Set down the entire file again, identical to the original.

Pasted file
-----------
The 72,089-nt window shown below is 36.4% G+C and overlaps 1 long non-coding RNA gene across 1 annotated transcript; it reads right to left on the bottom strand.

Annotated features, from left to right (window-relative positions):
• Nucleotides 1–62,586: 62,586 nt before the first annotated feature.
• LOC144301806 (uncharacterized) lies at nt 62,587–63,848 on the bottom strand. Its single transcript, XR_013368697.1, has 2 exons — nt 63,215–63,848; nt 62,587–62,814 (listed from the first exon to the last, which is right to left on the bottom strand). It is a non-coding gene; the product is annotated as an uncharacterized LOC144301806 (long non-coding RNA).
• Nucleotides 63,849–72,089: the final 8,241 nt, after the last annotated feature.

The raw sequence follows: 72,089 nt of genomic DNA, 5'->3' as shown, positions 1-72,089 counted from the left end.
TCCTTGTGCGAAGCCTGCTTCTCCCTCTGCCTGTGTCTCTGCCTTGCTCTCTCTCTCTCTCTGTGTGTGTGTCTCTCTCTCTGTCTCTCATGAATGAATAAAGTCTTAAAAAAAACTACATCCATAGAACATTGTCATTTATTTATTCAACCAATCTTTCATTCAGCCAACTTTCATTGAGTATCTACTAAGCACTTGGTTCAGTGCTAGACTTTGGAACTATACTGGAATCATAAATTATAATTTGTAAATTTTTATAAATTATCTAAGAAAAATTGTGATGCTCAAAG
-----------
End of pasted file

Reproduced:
The 72,089-nt window shown below is 36.4% G+C and overlaps 1 long non-coding RNA gene across 1 annotated transcript; it reads right to left on the bottom strand.

Annotated features, from left to right (window-relative positions):
• Nucleotides 1–62,586: 62,586 nt before the first annotated feature.
• LOC144301806 (uncharacterized) lies at nt 62,587–63,848 on the bottom strand. Its single transcript, XR_013368697.1, has 2 exons — nt 63,215–63,848; nt 62,587–62,814 (listed from the first exon to the last, which is right to left on the bottom strand). It is a non-coding gene; the product is annotated as an uncharacterized LOC144301806 (long non-coding RNA).
• Nucleotides 63,849–72,089: the final 8,241 nt, after the last annotated feature.

The raw sequence follows: 72,089 nt of genomic DNA, 5'->3' as shown, positions 1-72,089 counted from the left end.
TCCTTGTGCGAAGCCTGCTTCTCCCTCTGCCTGTGTCTCTGCCTTGCTCTCTCTCTCTCTCTGTGTGTGTGTCTCTCTCTCTGTCTCTCATGAATGAATAAAGTCTTAAAAAAAACTACATCCATAGAACATTGTCATTTATTTATTCAACCAATCTTTCATTCAGCCAACTTTCATTGAGTATCTACTAAGCACTTGGTTCAGTGCTAGACTTTGGAACTATACTGGAATCATAAATTATAATTTGTAAATTTTTATAAATTATCTAAGAAAAATTGTGATGCTCAAAG